Field names can sometimes be traced back to Saxon times. Dornsaete & Somersaete (Dorset & Somerset) In the post-Roman period of fifth and sixth century Britain, the Celtic Dumnonii tribe governed a large kingdom in the south-west of the apparently encompassed the whole of modern England's West Country region, stretching from Somerset westwards, and probably began to emerge as a distinct region by the beginning of the fourth century.
With s field-name attestations and nearly 2, headwords, it is the most comprehensive work on English field-names available. Names are given in standard and variant forms, and dated.
ANGLO-SAXON REMAINS. If reliance can be placed on an entry in the Anglo-Saxon Chronicle under the yearand on the judgment of successive editors who agree in identifying a place there mentioned, archæology has a fixed starting-point for the treatment of post-Roman Somerset.
Key to English Place-Names; J. Field, A History of English Field-Names, Longman (). Field, English Field-Names: a Dictionary, Newton Abbot: David and Charles () Counties. The following is a catalogue of relevant material arranged by historic county.
Etymology. The name first appears in Saxon charters in around AD as Cantuctun and two centuries later in the Domesday Book as Cantoctona and name means settlement by a rim or circle of hills; Cantuc is Celtic for a rim or circle, and -ton or -tun is Old English for a settlement.
The highest point of the hills is called Will's Neck meaning ridge of the Welshman, probably. From Book 1: The first installment of Bernard Cornwell’s bestselling series chronicling the epic saga of the making of England, “like Game of Thrones, but real” (The Observer, London)—the basis for The Last Kingdom, the hit television series coming to Netflix in Fall This is the exciting—yet little known—story of the making of England in the 9th and 10th centuries, the years.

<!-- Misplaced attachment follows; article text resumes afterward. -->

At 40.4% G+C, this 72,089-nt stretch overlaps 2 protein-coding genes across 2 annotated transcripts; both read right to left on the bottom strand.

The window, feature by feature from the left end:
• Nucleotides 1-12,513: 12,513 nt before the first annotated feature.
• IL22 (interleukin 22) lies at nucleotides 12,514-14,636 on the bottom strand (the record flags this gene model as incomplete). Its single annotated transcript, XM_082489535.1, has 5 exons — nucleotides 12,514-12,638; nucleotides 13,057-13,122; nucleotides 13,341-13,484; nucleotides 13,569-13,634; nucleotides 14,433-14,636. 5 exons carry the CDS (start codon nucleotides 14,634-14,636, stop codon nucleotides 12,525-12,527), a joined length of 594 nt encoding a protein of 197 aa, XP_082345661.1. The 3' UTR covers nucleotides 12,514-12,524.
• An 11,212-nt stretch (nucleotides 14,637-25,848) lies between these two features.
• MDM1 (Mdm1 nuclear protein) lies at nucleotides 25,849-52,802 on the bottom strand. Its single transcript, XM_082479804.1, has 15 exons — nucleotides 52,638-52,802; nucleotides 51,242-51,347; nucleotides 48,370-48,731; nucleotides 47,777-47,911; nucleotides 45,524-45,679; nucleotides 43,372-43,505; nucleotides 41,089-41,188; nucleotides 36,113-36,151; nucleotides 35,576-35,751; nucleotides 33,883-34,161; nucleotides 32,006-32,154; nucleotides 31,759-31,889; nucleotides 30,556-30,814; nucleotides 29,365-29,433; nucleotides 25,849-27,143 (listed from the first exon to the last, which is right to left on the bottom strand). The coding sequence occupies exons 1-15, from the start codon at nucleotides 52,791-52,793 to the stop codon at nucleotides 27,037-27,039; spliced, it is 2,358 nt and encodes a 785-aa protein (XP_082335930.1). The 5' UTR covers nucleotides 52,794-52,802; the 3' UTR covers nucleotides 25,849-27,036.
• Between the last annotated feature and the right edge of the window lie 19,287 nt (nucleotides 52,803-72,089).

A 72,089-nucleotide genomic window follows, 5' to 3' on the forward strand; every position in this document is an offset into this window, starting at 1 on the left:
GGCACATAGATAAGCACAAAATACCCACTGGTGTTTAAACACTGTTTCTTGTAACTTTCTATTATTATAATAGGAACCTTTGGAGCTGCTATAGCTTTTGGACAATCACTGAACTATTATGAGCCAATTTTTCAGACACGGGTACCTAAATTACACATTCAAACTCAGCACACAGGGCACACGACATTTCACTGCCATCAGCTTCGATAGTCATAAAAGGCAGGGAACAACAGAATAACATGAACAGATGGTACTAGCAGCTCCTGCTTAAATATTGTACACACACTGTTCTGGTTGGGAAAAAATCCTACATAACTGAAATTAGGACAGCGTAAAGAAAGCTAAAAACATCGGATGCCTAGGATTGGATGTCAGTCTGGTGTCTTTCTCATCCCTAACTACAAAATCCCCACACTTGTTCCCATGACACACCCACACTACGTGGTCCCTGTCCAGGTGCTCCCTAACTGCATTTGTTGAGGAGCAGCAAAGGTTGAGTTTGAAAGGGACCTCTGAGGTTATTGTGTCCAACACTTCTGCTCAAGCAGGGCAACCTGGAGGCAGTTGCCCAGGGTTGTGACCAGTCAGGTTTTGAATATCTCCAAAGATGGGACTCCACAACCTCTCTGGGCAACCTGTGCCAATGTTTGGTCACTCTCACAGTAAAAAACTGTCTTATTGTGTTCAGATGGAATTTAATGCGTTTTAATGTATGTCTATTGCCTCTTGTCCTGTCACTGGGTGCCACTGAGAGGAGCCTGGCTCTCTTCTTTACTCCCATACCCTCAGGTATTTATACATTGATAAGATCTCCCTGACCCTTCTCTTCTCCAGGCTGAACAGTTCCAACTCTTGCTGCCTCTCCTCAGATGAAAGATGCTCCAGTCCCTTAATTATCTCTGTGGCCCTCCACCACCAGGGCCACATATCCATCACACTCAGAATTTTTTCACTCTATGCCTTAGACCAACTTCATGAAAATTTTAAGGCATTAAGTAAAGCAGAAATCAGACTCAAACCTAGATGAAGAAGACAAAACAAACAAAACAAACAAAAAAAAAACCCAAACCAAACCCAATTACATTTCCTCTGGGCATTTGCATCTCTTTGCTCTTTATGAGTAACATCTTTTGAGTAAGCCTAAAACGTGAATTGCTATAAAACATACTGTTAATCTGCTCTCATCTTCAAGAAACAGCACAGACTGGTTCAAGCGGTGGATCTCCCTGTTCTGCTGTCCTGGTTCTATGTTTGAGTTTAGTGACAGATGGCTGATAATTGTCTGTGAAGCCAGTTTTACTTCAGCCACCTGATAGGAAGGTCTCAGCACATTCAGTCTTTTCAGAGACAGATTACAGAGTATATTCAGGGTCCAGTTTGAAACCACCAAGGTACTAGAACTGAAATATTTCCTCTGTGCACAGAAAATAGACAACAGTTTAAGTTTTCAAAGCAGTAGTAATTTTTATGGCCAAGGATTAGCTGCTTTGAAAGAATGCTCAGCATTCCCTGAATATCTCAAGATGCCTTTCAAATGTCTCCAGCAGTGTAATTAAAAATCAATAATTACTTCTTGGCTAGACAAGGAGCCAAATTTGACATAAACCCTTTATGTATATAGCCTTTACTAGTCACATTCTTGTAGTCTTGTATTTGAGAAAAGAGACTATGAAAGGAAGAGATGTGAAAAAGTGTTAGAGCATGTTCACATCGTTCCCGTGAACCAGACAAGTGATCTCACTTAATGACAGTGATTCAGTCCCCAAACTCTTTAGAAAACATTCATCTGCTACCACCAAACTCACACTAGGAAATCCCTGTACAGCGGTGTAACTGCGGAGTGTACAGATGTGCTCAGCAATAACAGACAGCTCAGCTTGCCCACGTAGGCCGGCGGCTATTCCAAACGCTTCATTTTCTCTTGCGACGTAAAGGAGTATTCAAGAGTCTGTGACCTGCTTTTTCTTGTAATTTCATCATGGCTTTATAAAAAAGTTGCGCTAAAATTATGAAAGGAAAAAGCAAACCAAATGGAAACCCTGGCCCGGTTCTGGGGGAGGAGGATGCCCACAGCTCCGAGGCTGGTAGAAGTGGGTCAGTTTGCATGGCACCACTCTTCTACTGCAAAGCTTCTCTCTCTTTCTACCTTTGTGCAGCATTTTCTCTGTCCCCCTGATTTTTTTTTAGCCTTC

George Beardoe Grundy M.A. Oxon., Oxon. (10 JanuaryWallasey – 6 DecemberOxford) was an English historian, specializing in the military history of ancient Greece and Rome.
Grundy was educated at Risley School and then at Lichfield Grammar School. He began teaching at age At age 27 he matriculated at Brasenose College, Oxford, and received in the title of. VCH Somerset, i. note 1), now represented by the field-name 'Hiscombe Mead' (see Tithe Award of ).
The detached position of 'Hiscombe' is emphasized by a note in the Tax Return for the Yeovil group of hundreds (Exon folio 79a1). It records tax on 2 hides and 3 virgates. Saxon kings granted land in Somerset by charter from the 7th century onward. The way and extent to which the Britons survived under the Saxons is a debatable matter.
However, King Ine's laws make provision for Britons. Somerset originally formed part of Wessex and latter became a separate "shire". Field and place names give a valuable insight into Cradley's past. Using the information provided in the and surveys, together with the Richard Brettell's Estates Map (circa ) and the Tithe Map ofMargaret Bradley and Barry Blunt have produced tables which identify Cradley field names, their derivation and their location in present day terms.